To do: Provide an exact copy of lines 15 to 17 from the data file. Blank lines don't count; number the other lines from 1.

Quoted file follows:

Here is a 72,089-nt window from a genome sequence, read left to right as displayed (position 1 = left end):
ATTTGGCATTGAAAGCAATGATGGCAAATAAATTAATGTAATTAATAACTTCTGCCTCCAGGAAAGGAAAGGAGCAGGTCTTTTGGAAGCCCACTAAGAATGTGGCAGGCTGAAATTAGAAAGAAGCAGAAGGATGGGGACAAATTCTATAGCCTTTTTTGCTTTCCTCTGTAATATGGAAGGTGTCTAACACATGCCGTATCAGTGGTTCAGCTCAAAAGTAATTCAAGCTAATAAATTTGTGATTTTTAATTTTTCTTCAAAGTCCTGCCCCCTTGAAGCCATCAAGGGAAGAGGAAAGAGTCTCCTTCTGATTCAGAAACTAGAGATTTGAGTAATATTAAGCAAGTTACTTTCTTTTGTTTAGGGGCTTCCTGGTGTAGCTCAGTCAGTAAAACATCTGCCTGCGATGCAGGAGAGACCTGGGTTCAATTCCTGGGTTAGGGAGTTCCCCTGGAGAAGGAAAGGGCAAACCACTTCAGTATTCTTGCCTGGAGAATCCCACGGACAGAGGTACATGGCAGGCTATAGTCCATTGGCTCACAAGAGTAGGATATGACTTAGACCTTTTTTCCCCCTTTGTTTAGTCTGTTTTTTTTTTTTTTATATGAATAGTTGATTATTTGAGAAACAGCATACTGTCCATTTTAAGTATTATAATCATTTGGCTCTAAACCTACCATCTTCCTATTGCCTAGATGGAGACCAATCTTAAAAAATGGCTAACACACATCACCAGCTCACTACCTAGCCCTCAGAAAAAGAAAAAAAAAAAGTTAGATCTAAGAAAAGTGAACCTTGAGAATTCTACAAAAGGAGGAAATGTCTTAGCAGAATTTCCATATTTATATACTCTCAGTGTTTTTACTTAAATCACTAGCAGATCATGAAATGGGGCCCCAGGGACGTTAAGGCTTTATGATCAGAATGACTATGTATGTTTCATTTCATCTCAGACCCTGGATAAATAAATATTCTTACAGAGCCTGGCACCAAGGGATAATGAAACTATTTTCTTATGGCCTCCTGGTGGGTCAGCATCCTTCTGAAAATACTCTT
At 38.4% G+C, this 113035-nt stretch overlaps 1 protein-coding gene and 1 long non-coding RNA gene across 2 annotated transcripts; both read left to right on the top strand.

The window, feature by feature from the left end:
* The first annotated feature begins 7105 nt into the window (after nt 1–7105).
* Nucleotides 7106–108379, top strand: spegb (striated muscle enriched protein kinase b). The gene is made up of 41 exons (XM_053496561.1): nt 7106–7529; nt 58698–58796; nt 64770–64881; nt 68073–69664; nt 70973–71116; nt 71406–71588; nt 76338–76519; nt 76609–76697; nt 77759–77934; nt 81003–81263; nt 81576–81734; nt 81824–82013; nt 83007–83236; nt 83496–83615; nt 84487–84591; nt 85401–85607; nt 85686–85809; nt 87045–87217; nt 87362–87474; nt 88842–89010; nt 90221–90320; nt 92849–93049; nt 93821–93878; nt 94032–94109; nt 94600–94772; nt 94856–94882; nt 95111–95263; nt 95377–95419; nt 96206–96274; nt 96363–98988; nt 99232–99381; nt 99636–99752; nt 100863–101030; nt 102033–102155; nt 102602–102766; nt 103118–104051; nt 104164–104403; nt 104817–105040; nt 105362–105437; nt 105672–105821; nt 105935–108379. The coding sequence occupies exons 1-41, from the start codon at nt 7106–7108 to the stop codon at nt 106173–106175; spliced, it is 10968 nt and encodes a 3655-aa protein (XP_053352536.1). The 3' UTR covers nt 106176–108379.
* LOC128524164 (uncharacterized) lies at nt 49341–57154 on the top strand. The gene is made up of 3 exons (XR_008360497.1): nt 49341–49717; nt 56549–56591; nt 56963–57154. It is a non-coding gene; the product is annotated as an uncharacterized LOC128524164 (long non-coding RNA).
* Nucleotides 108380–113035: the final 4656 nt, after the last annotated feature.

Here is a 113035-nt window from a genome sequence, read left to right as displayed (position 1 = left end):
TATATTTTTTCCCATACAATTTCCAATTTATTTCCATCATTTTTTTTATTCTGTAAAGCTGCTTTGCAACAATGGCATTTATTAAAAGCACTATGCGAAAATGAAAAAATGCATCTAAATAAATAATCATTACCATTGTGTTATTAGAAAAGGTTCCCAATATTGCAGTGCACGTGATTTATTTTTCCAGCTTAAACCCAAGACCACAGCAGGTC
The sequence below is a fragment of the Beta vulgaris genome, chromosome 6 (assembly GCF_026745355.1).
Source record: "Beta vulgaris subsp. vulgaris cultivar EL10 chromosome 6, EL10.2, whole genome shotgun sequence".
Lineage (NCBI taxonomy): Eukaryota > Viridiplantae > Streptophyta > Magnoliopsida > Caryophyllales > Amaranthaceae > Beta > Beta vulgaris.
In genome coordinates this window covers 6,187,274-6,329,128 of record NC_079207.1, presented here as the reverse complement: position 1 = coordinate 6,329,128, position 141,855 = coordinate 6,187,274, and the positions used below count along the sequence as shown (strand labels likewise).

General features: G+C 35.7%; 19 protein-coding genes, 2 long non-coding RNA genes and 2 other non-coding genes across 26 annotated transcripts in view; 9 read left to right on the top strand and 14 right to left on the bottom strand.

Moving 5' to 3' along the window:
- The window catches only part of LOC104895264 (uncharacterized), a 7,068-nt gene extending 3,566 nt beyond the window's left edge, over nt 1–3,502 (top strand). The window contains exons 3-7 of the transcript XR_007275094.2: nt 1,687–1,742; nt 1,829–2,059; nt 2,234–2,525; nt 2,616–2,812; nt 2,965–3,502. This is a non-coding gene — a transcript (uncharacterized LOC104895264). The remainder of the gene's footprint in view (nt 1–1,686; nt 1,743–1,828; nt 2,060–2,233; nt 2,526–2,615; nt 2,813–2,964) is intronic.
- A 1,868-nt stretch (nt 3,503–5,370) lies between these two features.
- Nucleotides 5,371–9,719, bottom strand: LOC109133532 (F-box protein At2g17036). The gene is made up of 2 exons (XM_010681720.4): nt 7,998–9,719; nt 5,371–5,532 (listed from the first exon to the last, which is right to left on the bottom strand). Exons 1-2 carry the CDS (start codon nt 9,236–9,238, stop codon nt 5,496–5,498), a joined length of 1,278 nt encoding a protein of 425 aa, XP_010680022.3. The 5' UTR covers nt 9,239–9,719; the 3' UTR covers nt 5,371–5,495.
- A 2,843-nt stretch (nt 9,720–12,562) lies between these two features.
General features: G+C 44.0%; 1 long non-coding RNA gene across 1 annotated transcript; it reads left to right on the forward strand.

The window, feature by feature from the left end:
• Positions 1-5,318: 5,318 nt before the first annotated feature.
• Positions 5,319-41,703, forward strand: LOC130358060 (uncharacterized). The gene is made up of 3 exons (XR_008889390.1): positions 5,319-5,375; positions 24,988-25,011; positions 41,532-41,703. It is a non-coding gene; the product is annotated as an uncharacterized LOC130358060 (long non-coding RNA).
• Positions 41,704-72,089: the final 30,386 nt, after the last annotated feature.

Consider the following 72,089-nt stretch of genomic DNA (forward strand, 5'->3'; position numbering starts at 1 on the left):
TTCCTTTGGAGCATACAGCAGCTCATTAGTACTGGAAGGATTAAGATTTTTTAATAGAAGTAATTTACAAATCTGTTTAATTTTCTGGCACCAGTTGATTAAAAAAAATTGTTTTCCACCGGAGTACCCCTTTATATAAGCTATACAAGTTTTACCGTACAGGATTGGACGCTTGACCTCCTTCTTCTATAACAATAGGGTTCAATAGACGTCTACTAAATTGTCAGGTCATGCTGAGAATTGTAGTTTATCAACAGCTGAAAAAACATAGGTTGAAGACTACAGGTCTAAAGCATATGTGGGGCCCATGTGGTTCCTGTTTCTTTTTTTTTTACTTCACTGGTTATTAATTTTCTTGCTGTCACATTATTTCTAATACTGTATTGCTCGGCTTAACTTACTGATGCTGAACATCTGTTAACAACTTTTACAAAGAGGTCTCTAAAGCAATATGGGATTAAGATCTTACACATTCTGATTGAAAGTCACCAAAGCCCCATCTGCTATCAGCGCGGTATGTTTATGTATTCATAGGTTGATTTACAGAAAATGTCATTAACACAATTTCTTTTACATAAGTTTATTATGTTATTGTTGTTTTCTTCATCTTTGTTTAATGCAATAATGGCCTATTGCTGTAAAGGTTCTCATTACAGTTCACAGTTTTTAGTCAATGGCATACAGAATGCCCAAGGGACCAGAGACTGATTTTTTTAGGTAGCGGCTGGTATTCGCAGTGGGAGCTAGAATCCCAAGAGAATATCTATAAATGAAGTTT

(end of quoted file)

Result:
General features: G+C 35.7%; 19 protein-coding genes, 2 long non-coding RNA genes and 2 other non-coding genes across 26 annotated transcripts in view; 9 read left to right on the top strand and 14 right to left on the bottom strand.

Moving 5' to 3' along the window:
- The window catches only part of LOC104895264 (uncharacterized), a 7,068-nt gene extending 3,566 nt beyond the window's left edge, over nt 1–3,502 (top strand). The window contains exons 3-7 of the transcript XR_007275094.2: nt 1,687–1,742; nt 1,829–2,059; nt 2,234–2,525; nt 2,616–2,812; nt 2,965–3,502. This is a non-coding gene — a transcript (uncharacterized LOC104895264). The remainder of the gene's footprint in view (nt 1–1,686; nt 1,743–1,828; nt 2,060–2,233; nt 2,526–2,615; nt 2,813–2,964) is intronic.